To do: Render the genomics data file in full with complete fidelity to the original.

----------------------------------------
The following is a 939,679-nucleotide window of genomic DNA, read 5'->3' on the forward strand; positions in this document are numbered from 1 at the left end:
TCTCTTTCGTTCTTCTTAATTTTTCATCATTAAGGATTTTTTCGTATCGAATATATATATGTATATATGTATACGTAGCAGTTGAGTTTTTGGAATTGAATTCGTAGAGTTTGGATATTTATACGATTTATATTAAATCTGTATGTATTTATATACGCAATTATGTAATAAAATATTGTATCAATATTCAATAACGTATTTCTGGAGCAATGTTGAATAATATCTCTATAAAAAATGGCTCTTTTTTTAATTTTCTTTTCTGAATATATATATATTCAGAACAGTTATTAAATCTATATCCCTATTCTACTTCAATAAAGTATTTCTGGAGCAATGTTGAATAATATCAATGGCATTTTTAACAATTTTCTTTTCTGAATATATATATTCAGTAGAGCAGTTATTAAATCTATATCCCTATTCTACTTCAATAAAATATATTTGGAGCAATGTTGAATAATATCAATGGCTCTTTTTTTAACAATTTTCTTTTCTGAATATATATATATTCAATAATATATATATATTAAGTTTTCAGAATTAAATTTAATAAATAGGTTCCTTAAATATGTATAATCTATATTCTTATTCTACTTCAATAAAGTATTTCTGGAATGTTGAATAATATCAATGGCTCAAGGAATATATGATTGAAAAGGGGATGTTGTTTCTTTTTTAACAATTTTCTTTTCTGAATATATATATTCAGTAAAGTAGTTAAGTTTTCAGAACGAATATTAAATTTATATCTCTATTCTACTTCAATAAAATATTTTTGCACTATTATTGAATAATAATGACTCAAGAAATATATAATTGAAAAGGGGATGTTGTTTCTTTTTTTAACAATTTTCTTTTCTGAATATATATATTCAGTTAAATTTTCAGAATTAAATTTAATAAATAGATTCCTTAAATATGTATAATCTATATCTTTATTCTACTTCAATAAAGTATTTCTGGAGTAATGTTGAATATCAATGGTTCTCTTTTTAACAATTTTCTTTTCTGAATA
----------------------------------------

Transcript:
The following is a 939,679-nucleotide window of genomic DNA, read 5'->3' on the forward strand; positions in this document are numbered from 1 at the left end:
TCTCTTTCGTTCTTCTTAATTTTTCATCATTAAGGATTTTTTCGTATCGAATATATATATGTATATATGTATACGTAGCAGTTGAGTTTTTGGAATTGAATTCGTAGAGTTTGGATATTTATACGATTTATATTAAATCTGTATGTATTTATATACGCAATTATGTAATAAAATATTGTATCAATATTCAATAACGTATTTCTGGAGCAATGTTGAATAATATCTCTATAAAAAATGGCTCTTTTTTTAATTTTCTTTTCTGAATATATATATATTCAGAACAGTTATTAAATCTATATCCCTATTCTACTTCAATAAAGTATTTCTGGAGCAATGTTGAATAATATCAATGGCATTTTTAACAATTTTCTTTTCTGAATATATATATTCAGTAGAGCAGTTATTAAATCTATATCCCTATTCTACTTCAATAAAATATATTTGGAGCAATGTTGAATAATATCAATGGCTCTTTTTTTAACAATTTTCTTTTCTGAATATATATATATTCAATAATATATATATATTAAGTTTTCAGAATTAAATTTAATAAATAGGTTCCTTAAATATGTATAATCTATATTCTTATTCTACTTCAATAAAGTATTTCTGGAATGTTGAATAATATCAATGGCTCAAGGAATATATGATTGAAAAGGGGATGTTGTTTCTTTTTTAACAATTTTCTTTTCTGAATATATATATTCAGTAAAGTAGTTAAGTTTTCAGAACGAATATTAAATTTATATCTCTATTCTACTTCAATAAAATATTTTTGCACTATTATTGAATAATAATGACTCAAGAAATATATAATTGAAAAGGGGATGTTGTTTCTTTTTTTAACAATTTTCTTTTCTGAATATATATATTCAGTTAAATTTTCAGAATTAAATTTAATAAATAGATTCCTTAAATATGTATAATCTATATCTTTATTCTACTTCAATAAAGTATTTCTGGAGTAATGTTGAATATCAATGGTTCTCTTTTTAACAATTTTCTTTTCTGAATA